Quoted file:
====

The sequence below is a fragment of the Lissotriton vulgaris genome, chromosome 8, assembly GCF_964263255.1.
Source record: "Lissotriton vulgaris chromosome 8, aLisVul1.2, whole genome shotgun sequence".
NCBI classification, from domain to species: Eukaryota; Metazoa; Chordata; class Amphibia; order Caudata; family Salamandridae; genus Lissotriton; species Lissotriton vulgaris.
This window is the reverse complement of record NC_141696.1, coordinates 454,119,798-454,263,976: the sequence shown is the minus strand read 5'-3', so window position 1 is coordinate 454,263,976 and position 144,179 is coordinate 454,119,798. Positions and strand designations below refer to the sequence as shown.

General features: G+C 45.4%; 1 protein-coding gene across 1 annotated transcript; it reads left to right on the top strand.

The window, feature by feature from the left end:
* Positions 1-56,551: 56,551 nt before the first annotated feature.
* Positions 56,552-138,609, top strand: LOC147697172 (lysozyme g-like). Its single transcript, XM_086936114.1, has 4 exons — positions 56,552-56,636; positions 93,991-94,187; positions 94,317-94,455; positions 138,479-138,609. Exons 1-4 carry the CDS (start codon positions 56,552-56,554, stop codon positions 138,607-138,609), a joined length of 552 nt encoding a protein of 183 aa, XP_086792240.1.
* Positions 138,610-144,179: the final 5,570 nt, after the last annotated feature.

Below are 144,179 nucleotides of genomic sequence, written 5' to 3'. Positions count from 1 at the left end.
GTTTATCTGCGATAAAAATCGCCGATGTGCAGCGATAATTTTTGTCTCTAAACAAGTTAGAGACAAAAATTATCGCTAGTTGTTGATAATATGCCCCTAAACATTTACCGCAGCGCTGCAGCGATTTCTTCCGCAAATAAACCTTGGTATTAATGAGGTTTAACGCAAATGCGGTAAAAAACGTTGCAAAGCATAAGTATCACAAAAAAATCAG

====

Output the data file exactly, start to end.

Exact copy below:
The sequence below is a fragment of the Lissotriton vulgaris genome, chromosome 8, assembly GCF_964263255.1.
Source record: "Lissotriton vulgaris chromosome 8, aLisVul1.2, whole genome shotgun sequence".
NCBI classification, from domain to species: Eukaryota; Metazoa; Chordata; class Amphibia; order Caudata; family Salamandridae; genus Lissotriton; species Lissotriton vulgaris.
This window is the reverse complement of record NC_141696.1, coordinates 454,119,798-454,263,976: the sequence shown is the minus strand read 5'-3', so window position 1 is coordinate 454,263,976 and position 144,179 is coordinate 454,119,798. Positions and strand designations below refer to the sequence as shown.

General features: G+C 45.4%; 1 protein-coding gene across 1 annotated transcript; it reads left to right on the top strand.

The window, feature by feature from the left end:
* Positions 1-56,551: 56,551 nt before the first annotated feature.
* Positions 56,552-138,609, top strand: LOC147697172 (lysozyme g-like). Its single transcript, XM_086936114.1, has 4 exons — positions 56,552-56,636; positions 93,991-94,187; positions 94,317-94,455; positions 138,479-138,609. Exons 1-4 carry the CDS (start codon positions 56,552-56,554, stop codon positions 138,607-138,609), a joined length of 552 nt encoding a protein of 183 aa, XP_086792240.1.
* Positions 138,610-144,179: the final 5,570 nt, after the last annotated feature.

Below are 144,179 nucleotides of genomic sequence, written 5' to 3'. Positions count from 1 at the left end.
GTTTATCTGCGATAAAAATCGCCGATGTGCAGCGATAATTTTTGTCTCTAAACAAGTTAGAGACAAAAATTATCGCTAGTTGTTGATAATATGCCCCTAAACATTTACCGCAGCGCTGCAGCGATTTCTTCCGCAAATAAACCTTGGTATTAATGAGGTTTAACGCAAATGCGGTAAAAAACGTTGCAAAGCATAAGTATCACAAAAAAATCAG